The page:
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The Globe and Mail

Disagreements fly over Harbour Flight Centre

The pilot of a Harbour Air seaplane flies over Vancouver International Airport April 14, 2009. John Lehmann/Globe and Mail

John Lehmann/ The Globe and Mail/John Lehmann/ The Globe and Mail

A long-running spat over floatplane service in downtown Vancouver is also being waged in Victoria.

According to a B.C. Lobbyists Registrar bulletin, lobbyist Jay Hill is arranging meetings with the provincial Tourism Minister and his staff on behalf of Harbour Air Seaplanes, "to facilitate resolution of outstanding issues with the Vancouver Harbour Flight Centre facility."

The activity was noted in a monthly snapshot of "who is lobbying who" that included clients ranging from Enbridge Northern Gateway to the B.C. Naturopathic Association.

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Harbour Air is the biggest of a group of seaplane operators that have balked at moving into the new, privately held VHFC, which opened in May, 2011, at the north end of the Vancouver Convention Centre.

Harbour Air and VHFC – a joint venture between the Clarke Group of Companies and the Ledcor Group of Companies – are at loggerheads over issues including how much would-be tenants will pay to use the new facility, which cost in the neighbourhood of $20-million to build. In September, after Harbour Air raised safety concerns relating to the height and design of docks at the new facility, Tourism Minister Pat Bell commissioned an engineering review. That review has not yet been publicly released. Harbour Air continues to operate from a Coal Harbour site, while several smaller operators are flying from VHFC.

Meanwhile, in-house lobbyists for Enbridge Northern Gateway Pipelines are lobbying "various public office holders" to encourage policies that would support the approval and construction of the Northern Gateway Pipeline, the report states.

Public hearings are under way for that $5.5-billion project, which would link the Alberta oil sands to a terminal in Kitimat. To date, Premier Christy Clark has not taken a position on the pipeline, which supporters champion for the jobs and income it would create but which faces strong opposition from first nations and environmental groups.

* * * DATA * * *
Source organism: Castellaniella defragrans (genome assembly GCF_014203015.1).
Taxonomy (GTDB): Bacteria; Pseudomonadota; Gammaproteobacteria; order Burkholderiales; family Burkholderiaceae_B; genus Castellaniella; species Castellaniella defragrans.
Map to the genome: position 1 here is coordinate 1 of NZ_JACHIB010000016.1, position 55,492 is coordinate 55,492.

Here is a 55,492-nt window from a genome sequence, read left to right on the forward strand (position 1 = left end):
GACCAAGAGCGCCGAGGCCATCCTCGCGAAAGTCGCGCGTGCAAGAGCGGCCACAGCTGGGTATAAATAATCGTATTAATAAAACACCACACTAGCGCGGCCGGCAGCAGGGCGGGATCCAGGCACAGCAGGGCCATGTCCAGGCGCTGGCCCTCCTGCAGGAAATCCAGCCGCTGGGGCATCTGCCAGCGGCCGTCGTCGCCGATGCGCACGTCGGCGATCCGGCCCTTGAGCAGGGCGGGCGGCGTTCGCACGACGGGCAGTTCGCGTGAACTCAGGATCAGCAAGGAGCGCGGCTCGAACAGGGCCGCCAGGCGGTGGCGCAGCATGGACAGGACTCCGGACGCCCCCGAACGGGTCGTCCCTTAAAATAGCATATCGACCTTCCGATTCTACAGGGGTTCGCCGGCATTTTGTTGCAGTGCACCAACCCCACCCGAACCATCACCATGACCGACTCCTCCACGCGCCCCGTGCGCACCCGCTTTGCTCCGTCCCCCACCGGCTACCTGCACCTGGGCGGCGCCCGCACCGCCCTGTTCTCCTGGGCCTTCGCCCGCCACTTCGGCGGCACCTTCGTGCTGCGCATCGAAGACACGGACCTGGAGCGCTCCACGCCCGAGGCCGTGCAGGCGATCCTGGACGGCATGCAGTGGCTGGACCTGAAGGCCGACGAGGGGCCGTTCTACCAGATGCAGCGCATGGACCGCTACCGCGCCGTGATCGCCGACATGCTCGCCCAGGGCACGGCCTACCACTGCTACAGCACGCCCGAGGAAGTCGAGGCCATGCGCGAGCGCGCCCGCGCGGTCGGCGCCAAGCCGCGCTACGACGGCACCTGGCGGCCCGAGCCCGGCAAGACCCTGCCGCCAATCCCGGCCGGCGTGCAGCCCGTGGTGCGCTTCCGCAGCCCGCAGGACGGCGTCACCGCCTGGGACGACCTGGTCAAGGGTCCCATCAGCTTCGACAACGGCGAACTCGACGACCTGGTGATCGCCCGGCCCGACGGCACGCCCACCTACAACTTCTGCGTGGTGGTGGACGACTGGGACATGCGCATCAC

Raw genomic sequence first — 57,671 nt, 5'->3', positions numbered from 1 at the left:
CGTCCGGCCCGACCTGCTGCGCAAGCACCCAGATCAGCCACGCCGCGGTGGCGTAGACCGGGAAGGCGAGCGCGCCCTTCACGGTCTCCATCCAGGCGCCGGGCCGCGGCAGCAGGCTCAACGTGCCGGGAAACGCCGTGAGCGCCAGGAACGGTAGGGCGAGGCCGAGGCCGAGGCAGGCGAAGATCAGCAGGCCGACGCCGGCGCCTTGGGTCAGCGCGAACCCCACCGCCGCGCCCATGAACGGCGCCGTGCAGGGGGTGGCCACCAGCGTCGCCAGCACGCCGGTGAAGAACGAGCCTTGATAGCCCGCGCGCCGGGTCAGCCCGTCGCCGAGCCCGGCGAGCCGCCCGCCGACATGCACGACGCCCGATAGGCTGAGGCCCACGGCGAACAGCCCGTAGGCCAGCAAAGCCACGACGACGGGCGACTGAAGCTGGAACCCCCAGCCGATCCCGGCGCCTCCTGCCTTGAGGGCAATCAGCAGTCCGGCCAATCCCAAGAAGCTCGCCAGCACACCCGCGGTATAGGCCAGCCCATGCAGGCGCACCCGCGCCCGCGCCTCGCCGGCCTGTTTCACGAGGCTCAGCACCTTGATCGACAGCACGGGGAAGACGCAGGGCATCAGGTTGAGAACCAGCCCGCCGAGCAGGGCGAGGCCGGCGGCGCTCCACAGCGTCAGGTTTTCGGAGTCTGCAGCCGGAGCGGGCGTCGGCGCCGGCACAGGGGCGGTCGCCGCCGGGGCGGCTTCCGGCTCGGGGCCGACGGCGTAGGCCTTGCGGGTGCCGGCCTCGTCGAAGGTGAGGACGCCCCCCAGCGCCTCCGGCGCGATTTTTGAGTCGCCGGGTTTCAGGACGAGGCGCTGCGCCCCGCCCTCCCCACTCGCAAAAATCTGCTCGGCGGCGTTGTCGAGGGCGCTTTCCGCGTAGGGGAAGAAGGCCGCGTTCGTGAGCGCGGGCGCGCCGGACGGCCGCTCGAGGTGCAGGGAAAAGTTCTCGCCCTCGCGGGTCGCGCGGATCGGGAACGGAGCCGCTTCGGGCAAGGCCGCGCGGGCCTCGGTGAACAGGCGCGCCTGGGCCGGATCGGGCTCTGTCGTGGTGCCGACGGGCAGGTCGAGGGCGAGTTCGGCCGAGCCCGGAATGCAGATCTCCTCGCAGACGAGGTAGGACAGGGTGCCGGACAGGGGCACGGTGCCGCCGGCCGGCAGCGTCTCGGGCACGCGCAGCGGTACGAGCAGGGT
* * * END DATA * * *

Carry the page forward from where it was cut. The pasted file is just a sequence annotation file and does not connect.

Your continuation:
On another Vancouver-related file, Thomas Turner, an in-house lobbyist for Edgewater Casino ULC, is listed as "arranging meetings with various MLAs to provide information." Mr. Turner is better known as T. Richard Turner, a director of the Canadian arm of Paragon Gaming – which owns Vancouver's Edgewater Casino.

City council last year turned down Paragon's proposal for an expanded casino at BC Place.

In a phone conversation, Mr. Turner said the name in the bulletin likely results from the fact that Thomas, not Richard, is his legal first name, and he would have provided it as such for registration purposes.

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Lobby registrar records list Mr. Turner as registering on Jan. 5, with the subject matter of "gaming and lotteries" with an intended outcome "to provide information to properly inform elected officials and government employees."

In an e-mail, Mr. Turner said he was "not meeting or seeking a meeting with anyone at this time."

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About the Author
National correspondent

Based in Vancouver, Wendy Stueck has covered technology and business and now reports on British Columbia issues including natural resources, aboriginal issues and urban affairs. More

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